Gwandu explains that these organisations have been working hard to complement government efforts in improving reading, writing and basic arithmetic skills for children.
To read the article titled, “NGOs team up to revive education,” click here.
A child rights organisation has called for practical interventions that can significantly benefit children in the country in order to bail them out from the challenges that they face.
The organisation, the Child Rights Permanent Committee (CRPC) which is a grouping of child rights non-governmental in Malawi under the NGO Gender Coordination Network, made the call during a meeting which was aimed at assessing children’s rights.
Chairperson for the committee, Lucky Mbewe, says the country has a number of laws and policies which would help promote the welfare of the children but the legal frameworks are not effective since children in Malawi continue facing a lot of challenges such as physical abuse, child labour, sexual abuse and early marriages.
To read the article titled, “End abuse against children – NGO says,” click here.
This was a heated topic on our WhatsApp group earlier this month and funny enough, Stian sent a chat that a woman sitting next to him on the plane was breastfeeding…Quite funny since we have been discussing about it and even though the discussion had died down it suddenly erupted again. Well, my personal take on it at first was that women can feed anywhere, it doesn’t matter as long as they cover up and some of my mates where just not for that compromise, especially the females in the group. Well I can say the end of it all - let me leave the dashes for now and share some of the interesting views shared.
Ruth shared that women in rural communities in Africa breastfeed in public as a sign of pride. This is quite true especially when the women are in a polygamous marriage. I’m quite the imaginator when such things are said and as it might not seem funny to others, I could just imagine the first wife who was not able to bear a child for the union or one that only gave birth to baby girls looking at this wife number two or three breastfeeding her son with so much envy. As terrible as it might sound, especially with the term, ‘son’. We will leave that for another day’s topic. The point I’m driving at is the reality in most patriarchal led traditional communities. This moved the topic to becoming a discussion about patriarchy oppression of the women.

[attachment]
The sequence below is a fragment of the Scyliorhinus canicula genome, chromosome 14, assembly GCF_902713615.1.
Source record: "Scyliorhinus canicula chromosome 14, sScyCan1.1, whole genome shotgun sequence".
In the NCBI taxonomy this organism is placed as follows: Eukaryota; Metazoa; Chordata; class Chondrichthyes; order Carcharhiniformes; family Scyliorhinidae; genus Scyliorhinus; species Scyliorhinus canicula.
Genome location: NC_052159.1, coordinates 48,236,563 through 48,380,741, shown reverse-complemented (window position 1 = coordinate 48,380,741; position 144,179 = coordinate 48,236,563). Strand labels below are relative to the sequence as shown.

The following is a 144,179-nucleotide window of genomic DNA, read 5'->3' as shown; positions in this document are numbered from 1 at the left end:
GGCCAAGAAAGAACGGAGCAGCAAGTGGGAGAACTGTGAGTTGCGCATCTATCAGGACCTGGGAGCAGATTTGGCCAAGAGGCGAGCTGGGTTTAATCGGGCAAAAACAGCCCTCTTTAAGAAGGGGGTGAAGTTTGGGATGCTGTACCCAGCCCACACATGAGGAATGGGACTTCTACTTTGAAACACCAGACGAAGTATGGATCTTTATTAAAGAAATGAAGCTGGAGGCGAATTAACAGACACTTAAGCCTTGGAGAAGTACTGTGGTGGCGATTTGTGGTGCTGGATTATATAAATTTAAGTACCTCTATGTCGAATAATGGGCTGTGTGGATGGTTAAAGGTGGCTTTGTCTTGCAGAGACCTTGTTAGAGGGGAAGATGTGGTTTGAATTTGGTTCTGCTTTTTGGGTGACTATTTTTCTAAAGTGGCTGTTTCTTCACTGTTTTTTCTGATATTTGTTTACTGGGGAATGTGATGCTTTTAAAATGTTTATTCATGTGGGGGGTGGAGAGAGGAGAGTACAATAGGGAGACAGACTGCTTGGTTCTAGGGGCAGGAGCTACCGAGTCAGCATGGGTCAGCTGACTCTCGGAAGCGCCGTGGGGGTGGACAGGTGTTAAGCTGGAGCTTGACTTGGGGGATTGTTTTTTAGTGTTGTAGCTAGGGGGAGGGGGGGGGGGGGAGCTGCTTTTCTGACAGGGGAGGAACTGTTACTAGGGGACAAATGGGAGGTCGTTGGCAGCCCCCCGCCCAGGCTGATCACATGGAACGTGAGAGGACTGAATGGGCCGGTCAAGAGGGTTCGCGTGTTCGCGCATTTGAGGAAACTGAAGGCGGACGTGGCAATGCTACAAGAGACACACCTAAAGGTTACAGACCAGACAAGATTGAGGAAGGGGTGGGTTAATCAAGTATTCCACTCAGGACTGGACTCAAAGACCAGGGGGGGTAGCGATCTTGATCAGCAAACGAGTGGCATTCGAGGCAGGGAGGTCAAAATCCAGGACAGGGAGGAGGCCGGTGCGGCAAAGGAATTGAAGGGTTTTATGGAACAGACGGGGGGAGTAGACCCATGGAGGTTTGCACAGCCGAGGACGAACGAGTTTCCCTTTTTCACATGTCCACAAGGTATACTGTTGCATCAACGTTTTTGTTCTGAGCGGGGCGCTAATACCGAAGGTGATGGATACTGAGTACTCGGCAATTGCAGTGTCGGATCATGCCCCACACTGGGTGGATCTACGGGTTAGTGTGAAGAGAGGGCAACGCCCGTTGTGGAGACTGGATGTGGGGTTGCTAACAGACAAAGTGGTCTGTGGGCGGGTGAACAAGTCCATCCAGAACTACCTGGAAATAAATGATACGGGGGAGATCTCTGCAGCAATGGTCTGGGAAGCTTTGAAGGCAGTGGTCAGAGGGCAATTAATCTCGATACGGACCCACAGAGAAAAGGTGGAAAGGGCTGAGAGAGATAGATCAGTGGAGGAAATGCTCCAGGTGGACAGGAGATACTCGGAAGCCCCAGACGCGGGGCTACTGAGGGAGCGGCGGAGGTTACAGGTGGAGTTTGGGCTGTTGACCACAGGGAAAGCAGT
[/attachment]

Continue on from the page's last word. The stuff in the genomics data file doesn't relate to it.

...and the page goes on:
There was an argument from one men when I heard the discussion on radio who complained that breasts are seen as a sexual object and that was his argument to why women should never be allowed to breastfeed in public as it invokes wild thoughts in the men’s mind. Munya then added an interesting comment that, patriarchy plays a part in that men are the beneficiaries always, they are ‘protected’ from wild thoughts of being bombarded with ‘breasts’ in public. So go the ‘safety’ of men, breast feeding in public has to be banned. It is never in the interest of women and hungry babies, but men and their egos. A show of control…That just summed it all for me and left me feeling bad and agreeing that breastfeeding wherever as being a civil right that should be respected and not frowned upon.
A few interesting quotes shared which I think we should all ponder upon…
Breasts are viewed as sexual objects…how about men who urinate in public alleys everyday, what is it they will be holding while urinating and why ain’t it frowned upon in the same way too
Why should breasts be covered when breastfeeding, who covers their plate when eating?
Feeding should not be confined to secret rooms, toilet cubicles and dark alleys. If a grown man can have food in a fast food outlet, what’s to stop that child from being breastfed in the same place…breast feed in open spaces without suffocating the hungry baby.
What drives and sustains high levels of violence in a society?
This question has preoccupied researchers and policymakers for decades. A common thread in a great deal of the research is that early childhood experiences play a vital role. Violent beginnings of a child’s life very often lead to violent behaviour in later life.
The question is particularly acute in countries with exceptionally high levels of violence
This is true of South Africa, where the homicide rate of 34 per 100 000 people compares to the homicide rates of Honduras, Colombia and El Salvador, and places the country among the 20 countries globally with the highest rates of homicide.
Research conducted by the Institute for Security Studies between 2010 and 2015 looked closely at the life histories of 20 men in prison. The intention was to improve understanding of recidivism, to inform sentencing policies, enable the early detection of indicators for repeat offending, and inform rehabilitation programmes and interventions.